AngularJS $q

The use of promises, why we need them.

Firstly, we use promises to avoid nesting requests inside other requests callback functions. Requests are often nested so we do not return data before all calls have been made.

Taking an example of a file sharing service, where there are users, and each user has a list of files. This would mean that we would fetch data for a user. Once this was complete we would fetch the data for their list of public files once the profile request is complete.

Why is this a bad idea? Well, since fetching a files list is not dependent on any of the data relating to the user. We should be making the requests in parallel. We only nested it before to ensure that the profile data didn't resolve and return before the files data returned.

Enter $q.all()

With $q.all(), we can pass in an array of deferred promises. This will make $q wait until all the promises have resolved. Since we are passing in an array, we can conditionally push promises onto the array, if and only if we need to wait for that promise to resolve.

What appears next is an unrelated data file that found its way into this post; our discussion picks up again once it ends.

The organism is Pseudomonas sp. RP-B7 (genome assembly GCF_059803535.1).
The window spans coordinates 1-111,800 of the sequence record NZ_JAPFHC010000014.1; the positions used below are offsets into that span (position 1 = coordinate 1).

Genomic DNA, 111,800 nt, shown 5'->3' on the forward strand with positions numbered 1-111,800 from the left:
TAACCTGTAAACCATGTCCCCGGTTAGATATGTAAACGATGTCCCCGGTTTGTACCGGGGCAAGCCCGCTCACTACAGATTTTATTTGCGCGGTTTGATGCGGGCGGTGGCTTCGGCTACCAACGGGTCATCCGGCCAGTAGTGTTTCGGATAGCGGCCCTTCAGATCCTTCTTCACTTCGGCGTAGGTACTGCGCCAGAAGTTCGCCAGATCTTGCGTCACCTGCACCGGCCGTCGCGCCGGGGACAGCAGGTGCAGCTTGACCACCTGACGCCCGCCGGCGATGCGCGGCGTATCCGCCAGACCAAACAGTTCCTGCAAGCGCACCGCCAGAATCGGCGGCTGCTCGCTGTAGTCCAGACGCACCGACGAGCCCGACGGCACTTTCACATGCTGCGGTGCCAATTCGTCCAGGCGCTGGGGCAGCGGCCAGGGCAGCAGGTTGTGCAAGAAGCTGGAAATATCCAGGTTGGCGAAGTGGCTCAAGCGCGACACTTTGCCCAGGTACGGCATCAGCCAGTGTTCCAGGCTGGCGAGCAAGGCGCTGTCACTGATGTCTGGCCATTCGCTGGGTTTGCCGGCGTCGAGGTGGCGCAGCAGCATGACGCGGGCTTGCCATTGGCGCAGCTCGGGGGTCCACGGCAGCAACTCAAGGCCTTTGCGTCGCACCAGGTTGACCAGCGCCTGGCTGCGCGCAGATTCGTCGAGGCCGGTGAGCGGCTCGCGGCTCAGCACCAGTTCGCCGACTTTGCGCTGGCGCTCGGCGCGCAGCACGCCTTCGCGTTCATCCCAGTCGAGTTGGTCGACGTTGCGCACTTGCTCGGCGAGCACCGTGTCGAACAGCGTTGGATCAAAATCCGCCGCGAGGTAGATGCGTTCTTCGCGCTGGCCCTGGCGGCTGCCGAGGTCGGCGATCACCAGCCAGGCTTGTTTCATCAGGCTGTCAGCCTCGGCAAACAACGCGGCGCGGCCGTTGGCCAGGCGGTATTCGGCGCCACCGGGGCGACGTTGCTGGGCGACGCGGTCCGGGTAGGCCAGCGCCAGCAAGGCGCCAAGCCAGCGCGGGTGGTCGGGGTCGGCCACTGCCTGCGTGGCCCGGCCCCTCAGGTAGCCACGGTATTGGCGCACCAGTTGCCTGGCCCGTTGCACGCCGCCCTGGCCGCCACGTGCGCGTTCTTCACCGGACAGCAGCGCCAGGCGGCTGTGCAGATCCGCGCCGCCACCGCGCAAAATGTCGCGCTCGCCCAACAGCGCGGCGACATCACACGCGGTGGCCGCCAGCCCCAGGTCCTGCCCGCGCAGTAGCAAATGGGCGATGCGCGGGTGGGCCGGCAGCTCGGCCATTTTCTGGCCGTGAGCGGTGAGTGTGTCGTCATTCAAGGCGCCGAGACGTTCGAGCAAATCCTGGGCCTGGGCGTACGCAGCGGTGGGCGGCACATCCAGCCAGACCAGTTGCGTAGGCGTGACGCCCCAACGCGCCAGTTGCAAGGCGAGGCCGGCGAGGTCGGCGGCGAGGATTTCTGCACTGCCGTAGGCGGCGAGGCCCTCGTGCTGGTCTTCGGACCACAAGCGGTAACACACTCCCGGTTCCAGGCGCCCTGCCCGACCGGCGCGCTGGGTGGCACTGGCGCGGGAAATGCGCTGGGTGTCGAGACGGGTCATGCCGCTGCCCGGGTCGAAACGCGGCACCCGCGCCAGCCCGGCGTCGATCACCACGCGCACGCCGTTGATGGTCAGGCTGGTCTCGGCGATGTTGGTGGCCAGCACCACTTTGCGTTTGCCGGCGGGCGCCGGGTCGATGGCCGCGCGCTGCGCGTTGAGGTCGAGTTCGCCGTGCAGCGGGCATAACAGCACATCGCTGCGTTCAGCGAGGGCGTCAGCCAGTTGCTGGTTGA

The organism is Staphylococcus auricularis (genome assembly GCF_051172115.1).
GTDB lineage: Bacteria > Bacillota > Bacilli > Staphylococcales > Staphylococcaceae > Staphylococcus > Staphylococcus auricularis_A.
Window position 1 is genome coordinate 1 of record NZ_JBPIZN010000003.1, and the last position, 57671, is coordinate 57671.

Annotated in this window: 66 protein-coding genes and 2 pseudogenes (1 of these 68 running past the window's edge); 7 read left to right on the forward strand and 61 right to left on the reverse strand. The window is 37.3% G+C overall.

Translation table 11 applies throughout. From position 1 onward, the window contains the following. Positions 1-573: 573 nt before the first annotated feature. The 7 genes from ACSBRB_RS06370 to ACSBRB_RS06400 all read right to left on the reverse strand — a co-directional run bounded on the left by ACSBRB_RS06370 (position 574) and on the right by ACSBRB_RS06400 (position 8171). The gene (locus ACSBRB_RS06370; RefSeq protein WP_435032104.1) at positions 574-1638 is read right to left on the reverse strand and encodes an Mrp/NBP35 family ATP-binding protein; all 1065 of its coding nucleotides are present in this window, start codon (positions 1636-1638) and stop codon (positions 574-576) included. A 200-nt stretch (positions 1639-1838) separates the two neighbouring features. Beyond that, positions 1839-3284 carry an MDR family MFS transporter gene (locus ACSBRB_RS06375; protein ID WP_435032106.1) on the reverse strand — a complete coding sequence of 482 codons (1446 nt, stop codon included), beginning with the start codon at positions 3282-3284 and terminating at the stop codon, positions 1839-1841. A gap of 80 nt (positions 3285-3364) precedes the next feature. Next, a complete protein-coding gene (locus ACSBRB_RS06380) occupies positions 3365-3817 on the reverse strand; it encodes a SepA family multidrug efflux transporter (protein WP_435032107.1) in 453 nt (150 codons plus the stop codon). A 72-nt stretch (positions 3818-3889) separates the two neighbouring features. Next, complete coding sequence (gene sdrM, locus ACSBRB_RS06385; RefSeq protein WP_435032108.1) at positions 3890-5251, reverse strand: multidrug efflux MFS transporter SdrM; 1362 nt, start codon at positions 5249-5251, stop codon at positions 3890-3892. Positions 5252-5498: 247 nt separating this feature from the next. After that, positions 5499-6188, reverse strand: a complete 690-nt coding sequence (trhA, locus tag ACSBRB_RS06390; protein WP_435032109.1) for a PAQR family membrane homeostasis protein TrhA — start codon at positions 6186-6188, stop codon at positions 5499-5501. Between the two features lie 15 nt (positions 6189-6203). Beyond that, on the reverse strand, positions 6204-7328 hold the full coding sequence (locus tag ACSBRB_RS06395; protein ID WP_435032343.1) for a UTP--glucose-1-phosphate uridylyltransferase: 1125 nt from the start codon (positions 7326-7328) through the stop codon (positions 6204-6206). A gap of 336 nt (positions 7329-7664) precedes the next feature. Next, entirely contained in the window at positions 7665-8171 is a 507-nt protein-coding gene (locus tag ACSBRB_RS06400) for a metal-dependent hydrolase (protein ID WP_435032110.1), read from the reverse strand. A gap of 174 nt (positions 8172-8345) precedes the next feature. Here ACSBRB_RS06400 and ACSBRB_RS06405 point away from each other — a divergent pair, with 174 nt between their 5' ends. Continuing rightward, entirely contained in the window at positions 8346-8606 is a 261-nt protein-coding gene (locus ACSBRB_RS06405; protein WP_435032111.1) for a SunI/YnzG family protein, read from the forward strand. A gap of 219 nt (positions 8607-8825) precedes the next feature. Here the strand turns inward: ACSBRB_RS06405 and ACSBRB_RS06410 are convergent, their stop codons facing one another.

For example, if we do not need to fetch files (maybe the current user doesn't have permissions to), we
simply do not push the promise onto the 'promises' array. Thus, $q.all() will not know of it and will never try to resolve it.


We declare a $q.defer() for each set of data we may need to wait for. And we create a promises array onto which we will add promises when needed. We then conditionally add the promises to the array.

We pass the promises array into $q.all() which results in the then() function having an array of all the responses. If this is done in a resolve function of an AngularJS app, we can resolve the data to make it accessible to the route controller.


This should see a small performance boost since we are now fetching files and profile data simultaneously rather than semi-synchronously.

Stephen Pitchford

Frontend web developer. Lover of AngularJS and all things web.